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The journal will publish peer-reviewed original papers, covering a variety of occupational ergonomics issues including, but not limited to: prevention of work-related musculoskeletal injuries, task analysis, work design, occupational accidents, cognitive engineering, disability management, legal issues and the modeling of physical/mental stress at work. Emphasis will be on reflection of the recent increase in health and safety in the workplace and related job redesign requirements.
The journal aims to:
- provide a forum for publication of up-to-date research findings in the broad area of occupational ergonomics and safety
- provide a vehicle for distribution of information on occupational ergonomics and safety related issues, developments, and theories.
Articles will not be confined to research areas, but will comprise a balanced mixture of basic and applied research, literature reviews, case studies, short communications and book reviews in the broad area of occupational ergonomics and safety.
Abstract: The objective of this study was to compare the energy demands of manual harvesting tasks with the associated energy intake of the workers'. Fifty eight workers (29 Chainsaw Operators and 29 Stackers) were assessed in South Africa prior to, and during a 'normal' working shift. Habitual dietary analyses showed that the workers were eating less than 56% of the recommended daily allowance and were thus arriving at work with reduced energy stores. Heart rate responses were measured continuously during work and energy expenditure was predicted from the heart rate/oxygen uptake relationship obtained at a post-work progressive step up test completed…by each worker. The data indicated that the tasks placed 'moderate-to-heavy' demands on the workers resulting in a significant imbalance between the energy demands of the tasks and the associated energy intake of the workers. Energy deficits were in excess of 8 000 kJ and workers lost, on average, 2.8% body mass during work while felling and cross-cutting, and 3.6% during stacking.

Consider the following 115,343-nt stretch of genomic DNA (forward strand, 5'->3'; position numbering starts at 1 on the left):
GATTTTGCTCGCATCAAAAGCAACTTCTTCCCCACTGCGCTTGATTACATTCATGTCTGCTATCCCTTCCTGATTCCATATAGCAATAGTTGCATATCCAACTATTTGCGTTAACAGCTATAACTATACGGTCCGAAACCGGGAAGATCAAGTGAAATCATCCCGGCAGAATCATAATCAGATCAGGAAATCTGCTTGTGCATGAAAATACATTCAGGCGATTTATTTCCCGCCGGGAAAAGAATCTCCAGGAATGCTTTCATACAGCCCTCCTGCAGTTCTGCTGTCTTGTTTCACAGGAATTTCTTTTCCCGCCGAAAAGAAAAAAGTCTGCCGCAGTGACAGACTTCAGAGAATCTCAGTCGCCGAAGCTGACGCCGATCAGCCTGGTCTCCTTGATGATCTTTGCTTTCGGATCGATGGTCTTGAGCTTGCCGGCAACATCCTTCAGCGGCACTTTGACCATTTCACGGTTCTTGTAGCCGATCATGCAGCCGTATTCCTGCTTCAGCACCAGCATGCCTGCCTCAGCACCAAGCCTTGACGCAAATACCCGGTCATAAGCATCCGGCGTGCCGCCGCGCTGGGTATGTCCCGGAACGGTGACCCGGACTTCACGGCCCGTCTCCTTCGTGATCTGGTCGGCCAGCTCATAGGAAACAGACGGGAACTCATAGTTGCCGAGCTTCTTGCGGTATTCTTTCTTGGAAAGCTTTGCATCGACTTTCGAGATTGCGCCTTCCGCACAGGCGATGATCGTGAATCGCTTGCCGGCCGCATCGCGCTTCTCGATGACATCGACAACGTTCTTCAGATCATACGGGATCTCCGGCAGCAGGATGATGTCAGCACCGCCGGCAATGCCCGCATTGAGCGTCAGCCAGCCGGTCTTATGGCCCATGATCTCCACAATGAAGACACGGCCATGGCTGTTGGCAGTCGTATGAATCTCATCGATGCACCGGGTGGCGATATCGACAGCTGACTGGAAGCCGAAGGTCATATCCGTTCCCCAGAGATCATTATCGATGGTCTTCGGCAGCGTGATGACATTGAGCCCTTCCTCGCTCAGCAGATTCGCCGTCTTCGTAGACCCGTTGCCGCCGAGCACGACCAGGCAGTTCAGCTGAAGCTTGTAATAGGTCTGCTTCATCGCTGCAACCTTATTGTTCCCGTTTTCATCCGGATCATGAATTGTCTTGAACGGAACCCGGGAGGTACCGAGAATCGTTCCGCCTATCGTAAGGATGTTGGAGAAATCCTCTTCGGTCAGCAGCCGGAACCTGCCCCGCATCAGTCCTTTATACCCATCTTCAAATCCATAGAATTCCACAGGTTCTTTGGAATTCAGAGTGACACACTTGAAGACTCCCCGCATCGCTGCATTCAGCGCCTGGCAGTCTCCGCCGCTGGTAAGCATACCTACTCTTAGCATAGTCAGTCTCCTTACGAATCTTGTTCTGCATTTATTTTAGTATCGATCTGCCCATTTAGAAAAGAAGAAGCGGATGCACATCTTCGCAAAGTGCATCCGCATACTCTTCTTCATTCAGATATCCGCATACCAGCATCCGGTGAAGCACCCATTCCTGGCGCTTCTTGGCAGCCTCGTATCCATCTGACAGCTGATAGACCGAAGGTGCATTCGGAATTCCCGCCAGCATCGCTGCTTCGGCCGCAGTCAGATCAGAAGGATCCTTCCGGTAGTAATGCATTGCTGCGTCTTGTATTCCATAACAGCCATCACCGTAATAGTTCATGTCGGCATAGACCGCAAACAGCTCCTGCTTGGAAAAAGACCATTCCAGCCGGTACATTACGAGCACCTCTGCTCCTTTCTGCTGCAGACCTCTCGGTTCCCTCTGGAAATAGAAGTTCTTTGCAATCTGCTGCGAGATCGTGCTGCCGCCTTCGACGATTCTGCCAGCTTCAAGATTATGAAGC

Keywords: Chainsaw Operators, Stackers, energy intake, energy expenditure, dehydration
Abstract: The trunk posture misclassification errors made by novice and experienced operators were quantified as a function of the angular distance from posture bin boundaries, similar to those used in observation-based posture assessment tools such as 3DMatch. The effect that these misclassification errors had on cumulative and peak low back loads was also determined in three simulated lifting scenarios. Ninety subjects in 3 experience groups were randomly presented with images of known trunk angle via a monitor. Subjects were instructed to make quick and accurate bin selections using standardized pictures included below the images on the monitor. Mean % bin misclassification…errors were approximately 32% and 22% for the flexion/extension and lateral bend views, respectively. More bin classification errors were made the closer a viewed image was to a posture bin boundary, regardless of expertise level, and the number of errors made decreased as operator experience increased. Approximately 99% of bin selections were made either in the correct bin or in the bins immediately adjacent to the correct bin in both views. Misclassification errors made in the 3 simulated lifting scenarios induced errors in peak and cumulative loads in 66% of the cases assessed, with an average absolute difference of 13.5% across all load variables. Future work is aimed at determining the effect of training and bin size on the error misclassification rate for all body segments and views.